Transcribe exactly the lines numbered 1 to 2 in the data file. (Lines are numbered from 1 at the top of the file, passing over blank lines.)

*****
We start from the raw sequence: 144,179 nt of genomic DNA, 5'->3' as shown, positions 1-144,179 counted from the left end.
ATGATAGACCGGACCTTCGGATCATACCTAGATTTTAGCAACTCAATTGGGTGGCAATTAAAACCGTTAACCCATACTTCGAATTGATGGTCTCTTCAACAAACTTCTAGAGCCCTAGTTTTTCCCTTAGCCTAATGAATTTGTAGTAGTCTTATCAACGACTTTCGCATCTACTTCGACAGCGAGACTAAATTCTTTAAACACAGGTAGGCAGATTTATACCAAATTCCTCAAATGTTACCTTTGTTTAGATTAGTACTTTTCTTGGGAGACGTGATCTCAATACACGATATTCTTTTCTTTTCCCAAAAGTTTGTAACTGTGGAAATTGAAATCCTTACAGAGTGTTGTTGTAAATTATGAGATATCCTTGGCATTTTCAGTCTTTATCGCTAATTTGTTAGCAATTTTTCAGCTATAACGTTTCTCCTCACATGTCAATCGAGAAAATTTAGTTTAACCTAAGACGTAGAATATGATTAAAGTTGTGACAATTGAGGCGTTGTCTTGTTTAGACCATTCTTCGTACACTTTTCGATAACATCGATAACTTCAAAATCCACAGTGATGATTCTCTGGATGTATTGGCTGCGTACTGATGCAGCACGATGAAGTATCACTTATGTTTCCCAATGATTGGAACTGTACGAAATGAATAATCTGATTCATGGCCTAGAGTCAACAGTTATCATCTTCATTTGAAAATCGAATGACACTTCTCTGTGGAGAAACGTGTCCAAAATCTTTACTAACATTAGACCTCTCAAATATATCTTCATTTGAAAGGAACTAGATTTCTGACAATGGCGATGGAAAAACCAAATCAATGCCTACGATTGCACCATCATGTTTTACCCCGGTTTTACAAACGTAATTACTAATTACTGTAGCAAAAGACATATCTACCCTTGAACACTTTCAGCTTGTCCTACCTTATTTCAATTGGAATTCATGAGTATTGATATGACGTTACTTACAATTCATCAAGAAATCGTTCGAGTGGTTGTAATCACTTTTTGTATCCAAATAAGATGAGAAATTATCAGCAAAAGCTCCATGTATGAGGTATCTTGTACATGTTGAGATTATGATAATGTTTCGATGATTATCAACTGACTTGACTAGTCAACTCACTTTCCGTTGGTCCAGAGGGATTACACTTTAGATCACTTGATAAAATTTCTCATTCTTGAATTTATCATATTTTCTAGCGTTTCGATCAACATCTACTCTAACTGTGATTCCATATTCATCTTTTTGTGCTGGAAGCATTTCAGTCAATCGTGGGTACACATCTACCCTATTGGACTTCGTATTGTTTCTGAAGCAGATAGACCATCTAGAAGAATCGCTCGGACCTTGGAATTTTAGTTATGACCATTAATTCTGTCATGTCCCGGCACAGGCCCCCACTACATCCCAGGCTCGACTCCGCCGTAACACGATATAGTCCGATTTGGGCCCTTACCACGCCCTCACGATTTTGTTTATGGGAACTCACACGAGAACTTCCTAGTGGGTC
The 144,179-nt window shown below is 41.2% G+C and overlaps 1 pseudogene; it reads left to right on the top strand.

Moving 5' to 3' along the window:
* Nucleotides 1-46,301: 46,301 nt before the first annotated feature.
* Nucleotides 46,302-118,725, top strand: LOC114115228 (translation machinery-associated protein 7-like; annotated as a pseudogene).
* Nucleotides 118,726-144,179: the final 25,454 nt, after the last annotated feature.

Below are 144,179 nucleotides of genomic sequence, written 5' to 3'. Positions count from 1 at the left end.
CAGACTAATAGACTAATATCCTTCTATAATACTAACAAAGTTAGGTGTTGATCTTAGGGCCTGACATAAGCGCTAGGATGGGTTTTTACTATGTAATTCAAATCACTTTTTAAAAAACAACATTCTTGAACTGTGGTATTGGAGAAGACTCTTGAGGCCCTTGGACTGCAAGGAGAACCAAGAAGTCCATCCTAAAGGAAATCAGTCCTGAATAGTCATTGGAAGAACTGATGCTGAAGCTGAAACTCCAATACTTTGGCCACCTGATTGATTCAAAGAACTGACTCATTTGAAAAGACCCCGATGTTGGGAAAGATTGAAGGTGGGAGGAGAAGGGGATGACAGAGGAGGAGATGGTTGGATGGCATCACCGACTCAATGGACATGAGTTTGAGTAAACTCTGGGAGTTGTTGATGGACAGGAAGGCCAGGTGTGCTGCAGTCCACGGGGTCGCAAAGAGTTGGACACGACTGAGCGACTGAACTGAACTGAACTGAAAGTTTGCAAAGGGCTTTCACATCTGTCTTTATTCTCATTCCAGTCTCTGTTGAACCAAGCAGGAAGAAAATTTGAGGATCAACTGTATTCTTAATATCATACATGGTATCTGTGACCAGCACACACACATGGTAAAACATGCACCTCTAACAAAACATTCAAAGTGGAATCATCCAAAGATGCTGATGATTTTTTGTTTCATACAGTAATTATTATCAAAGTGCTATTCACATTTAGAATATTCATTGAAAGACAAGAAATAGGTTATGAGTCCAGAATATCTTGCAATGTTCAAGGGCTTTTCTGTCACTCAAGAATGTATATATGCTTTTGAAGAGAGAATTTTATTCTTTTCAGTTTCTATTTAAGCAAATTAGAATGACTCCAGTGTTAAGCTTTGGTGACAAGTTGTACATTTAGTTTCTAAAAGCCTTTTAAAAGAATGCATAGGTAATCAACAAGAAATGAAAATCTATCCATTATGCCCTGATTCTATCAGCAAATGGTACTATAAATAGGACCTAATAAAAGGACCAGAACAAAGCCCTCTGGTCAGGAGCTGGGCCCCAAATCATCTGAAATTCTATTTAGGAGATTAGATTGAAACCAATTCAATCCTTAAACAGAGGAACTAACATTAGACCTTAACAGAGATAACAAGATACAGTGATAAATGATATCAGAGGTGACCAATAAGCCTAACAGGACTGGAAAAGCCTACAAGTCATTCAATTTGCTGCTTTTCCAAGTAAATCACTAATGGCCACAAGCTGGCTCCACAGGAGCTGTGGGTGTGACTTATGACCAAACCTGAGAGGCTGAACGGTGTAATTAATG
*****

We start from the raw sequence: 144,179 nt of genomic DNA, 5'->3' as shown, positions 1-144,179 counted from the left end.
ATGATAGACCGGACCTTCGGATCATACCTAGATTTTAGCAACTCAATTGGGTGGCAATTAAAACCGTTAACCCATACTTCGAATTGATGGTCTCTTCAACAAACTTCTAGAGCCCTAGTTTTTCCCTTAGCCTAATGAATTTGTAGTAGTCTTATCAACGACTTTCGCATCTACTTCGACAGCGAGACTAAATTCTTTAAACACAGGTAGGCAGATTTATACCAAATTCCTCAAATGTTACCTTTGTTTAGATTAGTACTTTTCTTGGGAGACGTGATCTCAATACACGATATTCTTTTCTTTTCCCAAAAGTTTGTAACTGTGGAAATTGAAATCCTTACAGAGTGTTGTTGTAAATTATGAGATATCCTTGGCATTTTCAGTCTTTATCGCTAATTTGTTAGCAATTTTTCAGCTATAACGTTTCTCCTCACATGTCAATCGAGAAAATTTAGTTTAACCTAAGACGTAGAATATGATTAAAGTTGTGACAATTGAGGCGTTGTCTTGTTTAGACCATTCTTCGTACACTTTTCGATAACATCGATAACTTCAAAATCCACAGTGATGATTCTCTGGATGTATTGGCTGCGTACTGATGCAGCACGATGAAGTATCACTTATGTTTCCCAATGATTGGAACTGTACGAAATGAATAATCTGATTCATGGCCTAGAGTCAACAGTTATCATCTTCATTTGAAAATCGAATGACACTTCTCTGTGGAGAAACGTGTCCAAAATCTTTACTAACATTAGACCTCTCAAATATATCTTCATTTGAAAGGAACTAGATTTCTGACAATGGCGATGGAAAAACCAAATCAATGCCTACGATTGCACCATCATGTTTTACCCCGGTTTTACAAACGTAATTACTAATTACTGTAGCAAAAGACATATCTACCCTTGAACACTTTCAGCTTGTCCTACCTTATTTCAATTGGAATTCATGAGTATTGATATGACGTTACTTACAATTCATCAAGAAATCGTTCGAGTGGTTGTAATCACTTTTTGTATCCAAATAAGATGAGAAATTATCAGCAAAAGCTCCATGTATGAGGTATCTTGTACATGTTGAGATTATGATAATGTTTCGATGATTATCAACTGACTTGACTAGTCAACTCACTTTCCGTTGGTCCAGAGGGATTACACTTTAGATCACTTGATAAAATTTCTCATTCTTGAATTTATCATATTTTCTAGCGTTTCGATCAACATCTACTCTAACTGTGATTCCATATTCATCTTTTTGTGCTGGAAGCATTTCAGTCAATCGTGGGTACACATCTACCCTATTGGACTTCGTATTGTTTCTGAAGCAGATAGACCATCTAGAAGAATCGCTCGGACCTTGGAATTTTAGTTATGACCATTAATTCTGTCATGTCCCGGCACAGGCCCCCACTACATCCCAGGCTCGACTCCGCCGTAACACGATATAGTCCGATTTGGGCCCTTACCACGCCCTCACGATTTTGTTTATGGGAACTCACACGAGAACTTCCTAGTGGGTC